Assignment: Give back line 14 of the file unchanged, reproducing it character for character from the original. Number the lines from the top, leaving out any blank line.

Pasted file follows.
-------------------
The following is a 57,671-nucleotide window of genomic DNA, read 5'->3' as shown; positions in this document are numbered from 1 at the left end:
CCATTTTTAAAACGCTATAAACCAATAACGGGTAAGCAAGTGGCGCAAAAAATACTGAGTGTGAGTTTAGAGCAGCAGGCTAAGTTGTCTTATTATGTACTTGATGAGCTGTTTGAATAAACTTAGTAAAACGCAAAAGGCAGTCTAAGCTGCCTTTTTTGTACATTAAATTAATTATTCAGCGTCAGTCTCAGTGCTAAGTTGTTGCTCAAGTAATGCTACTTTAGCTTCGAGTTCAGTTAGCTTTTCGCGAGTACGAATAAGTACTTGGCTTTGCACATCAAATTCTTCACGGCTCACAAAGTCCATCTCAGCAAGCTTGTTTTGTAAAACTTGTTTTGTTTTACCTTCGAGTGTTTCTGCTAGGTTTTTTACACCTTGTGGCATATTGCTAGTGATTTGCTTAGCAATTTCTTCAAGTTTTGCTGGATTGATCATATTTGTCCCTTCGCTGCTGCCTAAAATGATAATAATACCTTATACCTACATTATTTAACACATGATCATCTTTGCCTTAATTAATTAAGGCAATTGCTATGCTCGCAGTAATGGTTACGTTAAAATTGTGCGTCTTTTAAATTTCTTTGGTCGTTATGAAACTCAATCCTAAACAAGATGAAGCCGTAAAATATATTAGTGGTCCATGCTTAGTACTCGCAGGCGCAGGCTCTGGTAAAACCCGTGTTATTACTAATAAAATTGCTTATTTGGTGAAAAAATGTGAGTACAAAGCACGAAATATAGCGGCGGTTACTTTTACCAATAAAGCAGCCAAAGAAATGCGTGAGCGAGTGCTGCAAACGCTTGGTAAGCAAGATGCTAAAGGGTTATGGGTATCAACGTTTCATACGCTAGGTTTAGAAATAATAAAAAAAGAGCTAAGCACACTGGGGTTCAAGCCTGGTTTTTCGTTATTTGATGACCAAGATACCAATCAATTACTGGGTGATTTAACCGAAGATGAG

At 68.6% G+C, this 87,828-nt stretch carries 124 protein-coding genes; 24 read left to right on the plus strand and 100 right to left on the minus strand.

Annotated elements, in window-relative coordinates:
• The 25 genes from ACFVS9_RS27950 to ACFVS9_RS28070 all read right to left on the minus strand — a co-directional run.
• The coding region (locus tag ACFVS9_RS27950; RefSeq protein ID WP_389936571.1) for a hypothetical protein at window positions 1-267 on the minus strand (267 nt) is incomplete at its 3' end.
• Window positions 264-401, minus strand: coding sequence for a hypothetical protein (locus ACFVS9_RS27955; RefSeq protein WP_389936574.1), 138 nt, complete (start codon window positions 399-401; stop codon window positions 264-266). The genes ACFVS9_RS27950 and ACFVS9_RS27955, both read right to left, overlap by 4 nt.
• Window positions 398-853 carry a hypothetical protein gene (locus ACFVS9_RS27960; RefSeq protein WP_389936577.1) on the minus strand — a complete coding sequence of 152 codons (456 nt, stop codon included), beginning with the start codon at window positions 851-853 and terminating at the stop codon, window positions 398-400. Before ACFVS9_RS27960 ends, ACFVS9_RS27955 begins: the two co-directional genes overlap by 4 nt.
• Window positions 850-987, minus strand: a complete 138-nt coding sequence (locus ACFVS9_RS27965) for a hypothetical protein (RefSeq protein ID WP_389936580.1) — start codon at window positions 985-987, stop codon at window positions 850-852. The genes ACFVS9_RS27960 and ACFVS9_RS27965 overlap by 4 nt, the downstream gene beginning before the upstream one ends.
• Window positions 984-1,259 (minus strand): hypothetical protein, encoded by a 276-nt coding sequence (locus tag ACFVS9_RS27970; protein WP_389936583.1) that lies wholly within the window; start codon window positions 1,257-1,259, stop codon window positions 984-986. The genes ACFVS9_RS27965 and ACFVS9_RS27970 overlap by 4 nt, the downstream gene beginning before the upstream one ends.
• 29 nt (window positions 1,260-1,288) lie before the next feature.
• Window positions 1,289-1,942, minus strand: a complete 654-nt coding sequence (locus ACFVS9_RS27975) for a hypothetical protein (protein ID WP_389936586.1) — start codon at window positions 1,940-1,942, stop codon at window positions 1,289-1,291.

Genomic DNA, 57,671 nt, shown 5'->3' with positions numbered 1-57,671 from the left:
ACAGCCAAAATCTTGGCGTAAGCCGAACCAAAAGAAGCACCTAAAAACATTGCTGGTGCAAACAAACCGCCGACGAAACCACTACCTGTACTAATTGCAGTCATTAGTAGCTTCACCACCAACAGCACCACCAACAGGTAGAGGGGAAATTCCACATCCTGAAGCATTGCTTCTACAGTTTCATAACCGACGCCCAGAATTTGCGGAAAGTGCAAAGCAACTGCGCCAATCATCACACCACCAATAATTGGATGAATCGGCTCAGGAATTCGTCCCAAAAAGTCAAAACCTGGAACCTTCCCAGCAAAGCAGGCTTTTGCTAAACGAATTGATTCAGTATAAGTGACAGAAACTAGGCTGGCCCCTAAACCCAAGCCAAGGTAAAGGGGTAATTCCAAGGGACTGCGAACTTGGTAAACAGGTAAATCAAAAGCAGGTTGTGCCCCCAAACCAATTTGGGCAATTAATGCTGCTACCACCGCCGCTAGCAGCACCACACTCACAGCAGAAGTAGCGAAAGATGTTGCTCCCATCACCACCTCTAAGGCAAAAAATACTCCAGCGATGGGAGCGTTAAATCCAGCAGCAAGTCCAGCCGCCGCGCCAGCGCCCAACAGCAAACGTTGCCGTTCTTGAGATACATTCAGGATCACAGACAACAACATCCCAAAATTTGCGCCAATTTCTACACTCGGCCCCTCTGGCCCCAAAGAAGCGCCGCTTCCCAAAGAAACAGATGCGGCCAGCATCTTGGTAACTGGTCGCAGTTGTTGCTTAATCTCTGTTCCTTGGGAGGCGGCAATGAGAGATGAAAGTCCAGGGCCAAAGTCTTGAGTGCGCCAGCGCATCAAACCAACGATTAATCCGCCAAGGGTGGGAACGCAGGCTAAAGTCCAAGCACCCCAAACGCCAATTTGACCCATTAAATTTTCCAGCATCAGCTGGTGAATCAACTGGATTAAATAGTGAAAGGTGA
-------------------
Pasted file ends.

ACAGCCAAAATCTTGGCGTAAGCCGAACCAAAAGAAGCACCTAAAAACATTGCTGGTGCAAACAAACCGCCGACGAAACCACTACCTGTACTAATTGCAGTCATTAGTAGCTTCACCACCAACAGCACCACCAACAGGTAGAGGGGAAATTCCACATCCTGAAGCATTGCTTCTACAGTTTCATAACCGACGCCCAGAATTTGCGGAAAGTGCAAAGCAACTGCGCCAATCATCACACCACCAATAATTGGATGAATCGGCTCAGGAATTCGTCCCAAAAAGTCAAAACCTGGAACCTTCCCAGCAAAGCAGGCTTTTGCTAAACGAATTGATTCAGTATAAGTGACAGAAACTAGGCTGGCCCCTAAACCCAAGCCAAGGTAAAGGGGTAATTCCAAGGGACTGCGAACTTGGTAAACAGGTAAATCAAAAGCAGGTTGTGCCCCCAAACCAATTTGGGCAATTAATGCTGCTACCACCGCCGCTAGCAGCACCACACTCACAGCAGAAGTAGCGAAAGATGTTGCTCCCATCACCACCTCTAAGGCAAAAAATACTCCAGCGATGGGAGCGTTAAATCCAGCAGCAAGTCCAGCCGCCGCGCCAGCGCCCAACAGCAAACGTTGCCGTTCTTGAGATACATTCAGGATCACAGACAACAACATCCCAAAATTTGCGCCAATTTCTACACTCGGCCCCTCTGGCCCCAAAGAAGCGCCGCTTCCCAAAGAAACAGATGCGGCCAGCATCTTGGTAACTGGTCGCAGTTGTTGCTTAATCTCTGTTCCTTGGGAGGCGGCAATGAGAGATGAAAGTCCAGGGCCAAAGTCTTGAGTGCGCCAGCGCATCAAACCAACGATTAATCCGCCAAGGGTGGGAACGCAGGCTAAAGTCCAAGCACCCCAAACGCCAATTTGACCCATTAAATTTTCCAGCATCAGCTGGTGAATCAACTGGATTAAATAGTGAAAGGTGA